First we had Apple Silicon, and now we have Tesla Silicon. Described by Musk as “awesome and inexpensive”, the material can increase range by roughly 20 per cent and costs less than $1.20 per anode per kilowatt-hour. Musk says Tesla will eliminate the current hurdles of silicon already used in contemporary batteries – “the cookie gets gooey and crumbles” – by using “raw metallurgical silicon”. By using raw silicon that is not treated or formed, Tesla claims costs can be reduced substantially.
For the cathode, Tesla is moving away from cobalt to nickel, claiming that a high nickel, zero-cobalt cathode will reduce costs by 15 per cent. Musk also announced that the company is also making cathode production facilities in the US that’ll eliminate the intermediate stages usually required in turning nickel and lithium into batteries. Not only will this result in cost savings, but it will also make batteries easier to recycle; it’s even started its own in-house pilot program in Nevada to recycle Tesla products.
On the manufacturing front, Tesla said it has also acquired a 10,000-acre mining site to produce even more of battery components in-house: “There really is enough lithium in Nevada alone too electrify the entire US fleet.”
A $25,000 Tesla
Because Tesla is manufacturing its own batteries, it can pack them side by side, removing empty space between them and allowing them to be constructed more densely, which is good for both safety and handling. This means it can integrate the battery components with the car itself, much like a plane’s fuel tanks are integrated into the wing instead of separate parts, and to do so Tesla announced that it has built “the largest casting machine ever made” in Froment.
Tesla claims that by making the battery part of the vehicles structure rather than cargo, this will result in a 10 per cent mass reduction, 14 per cent range increase, and 370 fewer parts in the cars.
With all these innovations, Tesla could increase range by 54 per cent, achieve a dollar per kilowatt reduction of 56 per cent, and see investment costs per GWh cut by up to 69 per cent. Ultimately, Musk boasted, the company will deliver a “compelling” $25,000 passenger electric vehicle within the next three years.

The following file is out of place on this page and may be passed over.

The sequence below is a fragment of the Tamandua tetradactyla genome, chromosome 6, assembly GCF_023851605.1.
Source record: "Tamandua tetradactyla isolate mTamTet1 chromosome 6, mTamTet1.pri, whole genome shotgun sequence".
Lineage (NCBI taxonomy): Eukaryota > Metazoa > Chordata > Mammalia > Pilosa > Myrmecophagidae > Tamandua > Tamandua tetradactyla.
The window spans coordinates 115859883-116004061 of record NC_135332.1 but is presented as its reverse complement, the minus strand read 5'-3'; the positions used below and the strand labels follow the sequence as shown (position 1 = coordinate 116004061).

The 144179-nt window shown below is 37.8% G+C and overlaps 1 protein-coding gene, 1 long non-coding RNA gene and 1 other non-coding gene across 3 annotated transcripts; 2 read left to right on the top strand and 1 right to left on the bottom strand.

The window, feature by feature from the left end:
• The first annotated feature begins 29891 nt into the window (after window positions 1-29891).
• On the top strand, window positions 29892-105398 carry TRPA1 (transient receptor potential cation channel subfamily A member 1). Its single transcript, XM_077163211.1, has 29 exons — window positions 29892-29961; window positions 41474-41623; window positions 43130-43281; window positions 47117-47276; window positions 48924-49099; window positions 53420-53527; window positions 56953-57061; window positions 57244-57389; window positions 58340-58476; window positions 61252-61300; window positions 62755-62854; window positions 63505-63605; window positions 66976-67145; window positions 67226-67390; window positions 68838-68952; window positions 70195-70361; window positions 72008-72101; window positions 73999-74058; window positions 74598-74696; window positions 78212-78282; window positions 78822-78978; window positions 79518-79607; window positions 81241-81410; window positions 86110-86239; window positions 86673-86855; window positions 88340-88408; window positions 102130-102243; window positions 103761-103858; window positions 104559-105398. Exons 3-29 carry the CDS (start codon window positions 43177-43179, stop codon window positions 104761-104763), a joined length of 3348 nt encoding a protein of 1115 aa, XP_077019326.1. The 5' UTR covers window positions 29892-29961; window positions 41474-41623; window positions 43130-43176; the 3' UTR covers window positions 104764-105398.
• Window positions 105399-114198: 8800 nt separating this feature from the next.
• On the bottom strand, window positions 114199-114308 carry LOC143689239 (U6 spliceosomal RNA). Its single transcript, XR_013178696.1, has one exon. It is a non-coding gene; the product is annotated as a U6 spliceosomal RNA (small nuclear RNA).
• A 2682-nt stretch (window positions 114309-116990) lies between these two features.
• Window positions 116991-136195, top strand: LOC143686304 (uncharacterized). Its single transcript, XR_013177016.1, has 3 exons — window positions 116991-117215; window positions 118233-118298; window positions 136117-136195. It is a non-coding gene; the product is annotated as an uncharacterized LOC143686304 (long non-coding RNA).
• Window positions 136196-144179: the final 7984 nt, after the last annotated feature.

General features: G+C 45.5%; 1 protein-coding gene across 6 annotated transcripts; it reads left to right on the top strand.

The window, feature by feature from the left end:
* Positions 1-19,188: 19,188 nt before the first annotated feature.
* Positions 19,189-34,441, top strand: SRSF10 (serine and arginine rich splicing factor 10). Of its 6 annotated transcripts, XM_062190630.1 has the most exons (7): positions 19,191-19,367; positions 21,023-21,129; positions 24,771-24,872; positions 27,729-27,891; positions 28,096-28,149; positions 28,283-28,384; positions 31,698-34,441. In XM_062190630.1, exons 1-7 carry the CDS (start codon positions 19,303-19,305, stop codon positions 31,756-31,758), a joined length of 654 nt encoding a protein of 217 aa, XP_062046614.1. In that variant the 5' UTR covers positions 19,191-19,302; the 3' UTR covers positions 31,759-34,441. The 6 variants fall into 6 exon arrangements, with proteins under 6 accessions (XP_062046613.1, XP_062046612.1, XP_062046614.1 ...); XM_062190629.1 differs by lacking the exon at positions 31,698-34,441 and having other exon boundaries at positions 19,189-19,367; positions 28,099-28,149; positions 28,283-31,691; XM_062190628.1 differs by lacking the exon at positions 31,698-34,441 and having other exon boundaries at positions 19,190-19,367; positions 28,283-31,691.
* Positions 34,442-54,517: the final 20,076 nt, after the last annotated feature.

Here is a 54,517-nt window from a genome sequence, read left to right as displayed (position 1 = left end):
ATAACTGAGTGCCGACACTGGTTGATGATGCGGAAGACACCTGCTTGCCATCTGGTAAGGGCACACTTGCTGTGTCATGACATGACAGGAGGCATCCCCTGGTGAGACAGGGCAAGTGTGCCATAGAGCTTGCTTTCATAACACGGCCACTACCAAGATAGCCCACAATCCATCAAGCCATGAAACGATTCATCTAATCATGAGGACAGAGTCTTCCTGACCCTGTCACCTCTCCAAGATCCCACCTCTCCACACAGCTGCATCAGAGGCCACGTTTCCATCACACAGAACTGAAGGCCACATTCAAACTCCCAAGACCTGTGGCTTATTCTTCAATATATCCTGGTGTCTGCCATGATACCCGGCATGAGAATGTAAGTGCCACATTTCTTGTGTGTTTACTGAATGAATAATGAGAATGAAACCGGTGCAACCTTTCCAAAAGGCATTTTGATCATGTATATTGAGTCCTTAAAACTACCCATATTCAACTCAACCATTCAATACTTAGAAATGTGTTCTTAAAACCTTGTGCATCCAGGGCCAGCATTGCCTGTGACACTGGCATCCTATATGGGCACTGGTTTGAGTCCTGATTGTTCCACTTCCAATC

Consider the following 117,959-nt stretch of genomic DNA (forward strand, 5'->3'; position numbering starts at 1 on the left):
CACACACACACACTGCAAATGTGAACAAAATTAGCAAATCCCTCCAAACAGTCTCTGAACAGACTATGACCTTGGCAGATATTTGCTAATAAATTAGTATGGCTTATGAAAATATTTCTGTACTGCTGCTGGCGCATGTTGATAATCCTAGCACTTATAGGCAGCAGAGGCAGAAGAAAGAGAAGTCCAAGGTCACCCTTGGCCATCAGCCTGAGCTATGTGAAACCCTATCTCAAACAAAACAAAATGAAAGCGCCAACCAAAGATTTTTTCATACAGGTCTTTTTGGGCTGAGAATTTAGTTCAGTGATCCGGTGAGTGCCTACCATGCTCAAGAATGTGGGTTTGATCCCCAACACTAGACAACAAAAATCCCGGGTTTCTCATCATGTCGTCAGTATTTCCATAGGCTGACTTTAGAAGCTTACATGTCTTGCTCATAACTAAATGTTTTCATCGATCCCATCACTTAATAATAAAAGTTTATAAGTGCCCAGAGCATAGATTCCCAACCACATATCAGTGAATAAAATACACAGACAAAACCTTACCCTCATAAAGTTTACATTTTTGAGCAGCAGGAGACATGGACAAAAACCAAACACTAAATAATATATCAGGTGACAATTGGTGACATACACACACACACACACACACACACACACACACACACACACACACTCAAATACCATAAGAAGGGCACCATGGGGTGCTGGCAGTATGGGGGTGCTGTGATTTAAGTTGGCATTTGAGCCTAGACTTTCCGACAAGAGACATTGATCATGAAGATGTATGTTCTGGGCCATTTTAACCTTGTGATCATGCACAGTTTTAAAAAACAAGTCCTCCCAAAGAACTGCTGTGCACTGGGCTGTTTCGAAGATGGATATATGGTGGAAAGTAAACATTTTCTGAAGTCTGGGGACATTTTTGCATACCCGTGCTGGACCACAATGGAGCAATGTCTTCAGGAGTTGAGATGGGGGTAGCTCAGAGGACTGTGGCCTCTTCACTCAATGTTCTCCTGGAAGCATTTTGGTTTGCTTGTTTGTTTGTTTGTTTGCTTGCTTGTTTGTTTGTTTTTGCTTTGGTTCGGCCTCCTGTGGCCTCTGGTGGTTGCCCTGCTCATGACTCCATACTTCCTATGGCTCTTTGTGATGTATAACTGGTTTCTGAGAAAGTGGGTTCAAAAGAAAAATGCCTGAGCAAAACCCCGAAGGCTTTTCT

“About three years from now, we’re confident we can make a very compelling $25,000 electric vehicle that’s also fully autonomous,” Musk said.
The $140,000 Tesla Model S Plaid
While many had expected that Tesla would close Tuesday’s Battery Day event with an update on its “million-mile battery”, an innovation that the company claims will be able to power its electric cars for more than one million miles over the course of their lifespan, this was a disappointing no-show. Instead, Musk capped off the event with a video of the long-hyped Tesla Model S Plaid.
Tesla first showed a video of a Plaid prototype lapping Laguna Seca in 1:36 last year, and according to Musk, it has since slashed this time to 1:30.3. Musk said he expects that time to drop by another three seconds and break the record for the fastest production vehicle of any type.
The vehicle, which boasts 1,100 horsepower, a sub-two-second 0-60MPH time, a 200MPH top speed, and the ability to travel 520 miles or more between charges, will start shipping in 2021. These performance stats, would best the recently announced Lucid Air electric car, but that will offer a similar range to the Plaid.